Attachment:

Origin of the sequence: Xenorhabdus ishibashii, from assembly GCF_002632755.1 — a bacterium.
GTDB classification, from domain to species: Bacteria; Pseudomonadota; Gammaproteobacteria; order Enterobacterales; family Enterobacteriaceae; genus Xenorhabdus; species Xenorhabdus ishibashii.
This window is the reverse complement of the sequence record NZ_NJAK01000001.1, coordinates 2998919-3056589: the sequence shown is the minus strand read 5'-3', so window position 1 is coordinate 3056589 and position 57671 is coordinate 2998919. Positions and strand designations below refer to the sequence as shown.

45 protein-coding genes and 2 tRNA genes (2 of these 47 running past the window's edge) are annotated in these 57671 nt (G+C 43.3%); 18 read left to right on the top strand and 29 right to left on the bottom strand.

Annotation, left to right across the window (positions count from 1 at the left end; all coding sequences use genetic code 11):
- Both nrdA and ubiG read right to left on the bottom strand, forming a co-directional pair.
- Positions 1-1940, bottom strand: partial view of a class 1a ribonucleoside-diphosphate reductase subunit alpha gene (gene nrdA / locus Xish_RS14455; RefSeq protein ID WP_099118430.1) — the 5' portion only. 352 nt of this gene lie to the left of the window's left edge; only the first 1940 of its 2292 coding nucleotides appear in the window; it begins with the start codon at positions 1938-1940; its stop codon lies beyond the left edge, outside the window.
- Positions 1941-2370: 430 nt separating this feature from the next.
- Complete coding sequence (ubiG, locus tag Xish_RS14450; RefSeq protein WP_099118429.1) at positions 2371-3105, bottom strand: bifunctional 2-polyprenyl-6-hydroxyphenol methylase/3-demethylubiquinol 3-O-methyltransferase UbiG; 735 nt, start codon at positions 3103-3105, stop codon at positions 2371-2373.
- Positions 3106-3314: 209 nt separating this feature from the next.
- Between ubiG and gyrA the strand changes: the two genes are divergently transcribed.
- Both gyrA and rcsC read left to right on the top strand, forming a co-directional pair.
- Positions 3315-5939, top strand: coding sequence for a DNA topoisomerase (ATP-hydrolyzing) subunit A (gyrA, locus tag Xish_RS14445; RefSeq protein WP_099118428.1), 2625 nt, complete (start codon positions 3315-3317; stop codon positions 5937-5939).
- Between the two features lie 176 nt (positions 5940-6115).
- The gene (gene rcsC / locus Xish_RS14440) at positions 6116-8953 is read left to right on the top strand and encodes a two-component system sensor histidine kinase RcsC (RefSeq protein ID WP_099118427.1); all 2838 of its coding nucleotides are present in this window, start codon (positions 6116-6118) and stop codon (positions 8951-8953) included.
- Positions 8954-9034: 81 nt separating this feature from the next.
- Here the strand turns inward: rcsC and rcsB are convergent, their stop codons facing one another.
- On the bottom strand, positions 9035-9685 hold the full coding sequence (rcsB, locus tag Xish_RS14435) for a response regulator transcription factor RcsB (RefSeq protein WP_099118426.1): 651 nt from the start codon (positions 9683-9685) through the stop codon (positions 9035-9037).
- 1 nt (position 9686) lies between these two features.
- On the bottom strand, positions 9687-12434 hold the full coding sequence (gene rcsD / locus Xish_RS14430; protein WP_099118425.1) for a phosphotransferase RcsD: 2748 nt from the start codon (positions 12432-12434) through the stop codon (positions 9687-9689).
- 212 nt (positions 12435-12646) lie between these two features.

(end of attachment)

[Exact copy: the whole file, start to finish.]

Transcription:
Origin of the sequence: Xenorhabdus ishibashii, from assembly GCF_002632755.1 — a bacterium.
GTDB classification, from domain to species: Bacteria; Pseudomonadota; Gammaproteobacteria; order Enterobacterales; family Enterobacteriaceae; genus Xenorhabdus; species Xenorhabdus ishibashii.
This window is the reverse complement of the sequence record NZ_NJAK01000001.1, coordinates 2998919-3056589: the sequence shown is the minus strand read 5'-3', so window position 1 is coordinate 3056589 and position 57671 is coordinate 2998919. Positions and strand designations below refer to the sequence as shown.

45 protein-coding genes and 2 tRNA genes (2 of these 47 running past the window's edge) are annotated in these 57671 nt (G+C 43.3%); 18 read left to right on the top strand and 29 right to left on the bottom strand.

Annotation, left to right across the window (positions count from 1 at the left end; all coding sequences use genetic code 11):
- Both nrdA and ubiG read right to left on the bottom strand, forming a co-directional pair.
- Positions 1-1940, bottom strand: partial view of a class 1a ribonucleoside-diphosphate reductase subunit alpha gene (gene nrdA / locus Xish_RS14455; RefSeq protein ID WP_099118430.1) — the 5' portion only. 352 nt of this gene lie to the left of the window's left edge; only the first 1940 of its 2292 coding nucleotides appear in the window; it begins with the start codon at positions 1938-1940; its stop codon lies beyond the left edge, outside the window.
- Positions 1941-2370: 430 nt separating this feature from the next.
- Complete coding sequence (ubiG, locus tag Xish_RS14450; RefSeq protein WP_099118429.1) at positions 2371-3105, bottom strand: bifunctional 2-polyprenyl-6-hydroxyphenol methylase/3-demethylubiquinol 3-O-methyltransferase UbiG; 735 nt, start codon at positions 3103-3105, stop codon at positions 2371-2373.
- Positions 3106-3314: 209 nt separating this feature from the next.
- Between ubiG and gyrA the strand changes: the two genes are divergently transcribed.
- Both gyrA and rcsC read left to right on the top strand, forming a co-directional pair.
- Positions 3315-5939, top strand: coding sequence for a DNA topoisomerase (ATP-hydrolyzing) subunit A (gyrA, locus tag Xish_RS14445; RefSeq protein WP_099118428.1), 2625 nt, complete (start codon positions 3315-3317; stop codon positions 5937-5939).
- Between the two features lie 176 nt (positions 5940-6115).
- The gene (gene rcsC / locus Xish_RS14440) at positions 6116-8953 is read left to right on the top strand and encodes a two-component system sensor histidine kinase RcsC (RefSeq protein ID WP_099118427.1); all 2838 of its coding nucleotides are present in this window, start codon (positions 6116-6118) and stop codon (positions 8951-8953) included.
- Positions 8954-9034: 81 nt separating this feature from the next.
- Here the strand turns inward: rcsC and rcsB are convergent, their stop codons facing one another.
- On the bottom strand, positions 9035-9685 hold the full coding sequence (rcsB, locus tag Xish_RS14435) for a response regulator transcription factor RcsB (RefSeq protein WP_099118426.1): 651 nt from the start codon (positions 9683-9685) through the stop codon (positions 9035-9037).
- 1 nt (position 9686) lies between these two features.
- On the bottom strand, positions 9687-12434 hold the full coding sequence (gene rcsD / locus Xish_RS14430; protein WP_099118425.1) for a phosphotransferase RcsD: 2748 nt from the start codon (positions 12432-12434) through the stop codon (positions 9687-9689).
- 212 nt (positions 12435-12646) lie between these two features.